These days female musicians are expected to be promiscuously provocative but when Jill Saward began her career in the late ‘60s this was a rebellious act within the music industry.

“Then it was a total man’s world” she tells me. “Any singer that was in a rock band at the time had to look like a guy. It was a hard game to be in and be feminine.”

Her first step in the industry was with rock band Fusion Orchestra, who were notoriously banned from several places due to their sexually rebellious drive. It was the likes of Barbra Streisand, Laura Nyro and Carol King, who inspired Jill and made her determined to go at it her own way.

“I realised that women could actually write songs and sing them. That was my first awakening. I realised that you could actually do everything and that’s what I wanted to do.

“I was with a bunch of hard rockers and I used to come on stage in b-movie gowns and sequins and sheer negligees and just milk it. Nobody had ever done it before. It was quite unusual to see a girl in sheer clothing and be very feminine.

“It’s completely gone the other way, now it’s just mind-numbingly painful to watch so much sexual exploitation. I think it just kills it. I’m all for being sexy, that’s girl power: being womanly and feminine, but it’s too much. I can’t stand it.”

Jill’s approach with Fusion Orchestra was hugely successful and they signed with EMI music to produce their first album, Skeleton in Armour. After five years the band split and Jill went from group to group, and genre to genre, until joining Shakatak.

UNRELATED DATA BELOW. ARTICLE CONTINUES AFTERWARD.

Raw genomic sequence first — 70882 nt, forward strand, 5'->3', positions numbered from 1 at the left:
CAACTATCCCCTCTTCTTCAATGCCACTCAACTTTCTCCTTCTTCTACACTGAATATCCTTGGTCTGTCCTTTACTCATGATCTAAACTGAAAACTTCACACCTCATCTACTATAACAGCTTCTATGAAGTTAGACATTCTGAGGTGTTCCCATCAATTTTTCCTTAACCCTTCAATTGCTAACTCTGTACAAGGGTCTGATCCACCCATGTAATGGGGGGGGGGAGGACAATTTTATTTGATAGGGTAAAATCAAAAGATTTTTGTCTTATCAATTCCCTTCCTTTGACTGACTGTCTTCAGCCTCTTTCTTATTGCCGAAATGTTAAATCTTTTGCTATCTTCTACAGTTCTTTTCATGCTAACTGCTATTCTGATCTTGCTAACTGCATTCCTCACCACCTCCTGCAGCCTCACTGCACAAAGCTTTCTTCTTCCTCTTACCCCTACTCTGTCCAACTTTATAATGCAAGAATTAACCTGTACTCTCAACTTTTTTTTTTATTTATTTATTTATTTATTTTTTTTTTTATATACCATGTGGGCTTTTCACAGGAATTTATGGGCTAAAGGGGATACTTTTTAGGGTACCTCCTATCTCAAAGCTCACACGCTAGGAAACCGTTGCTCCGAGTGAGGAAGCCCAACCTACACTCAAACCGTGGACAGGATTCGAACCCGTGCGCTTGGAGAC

“After that I went into a band playing covers and lots of session work. Then it was easy to get, there’s not much around anymore. I tried it all, all sorts of bands: girl bands, punk bands, rock bands, everything until I joined a huge dance band and that’s where I met Nigel and Roger.”

In their 36 years together the band has released 36 albums. A particular highlight for Jill, however, was the creation of her own hit single.

“The song I made myself, Day by Day, was with Al Jarreau which was a pivotal moment in our career. To go over to the States, go to a studio and it’s Al Jarreau and then do a video with him, that was one of the highlights.”

Jill still writes for the band, but tells me most of their new music they create together, in fact she tells me they’re writing all the time.

“At the moment you can get inspiration from anywhere. I moved out to Italy eight years ago and I stare out onto mountains and find that very inspiring. Every day I go out and just sit and write and I can’t stop now.

“Of course, when we’re on the road together with the band sometimes we hear tracks and we all go ‘yeah, it’s really happening’ and we’ll be inspired to go off and write. We all get off on the same music, Stevie Wonder, Earth Wind and Fire, that sort of thing.”

The band’s current tour will be bringing them to Henley Festival in July, and they’re pretty thrilled about it.

“It’s a big thing for us, we’ve wanted to do it for ages, and we’re so pleased. It’s just our kind of place, sophisticated – that type of environment, that music, the jazz. We’ve been wondering why we haven’t done it before now so for us this is a real biggie, we’re really excited.”

They will be performing alongside Elton John, Elvis Costello, Reginald D Hunter, Will Young and former Rolling Stones members Bill Wyman and Mick Taylor.

Henley Festival, on the riverbanks, Henley on Thames, Wednesday, July 6 until Sunday, July 10. Details: 01491 843 400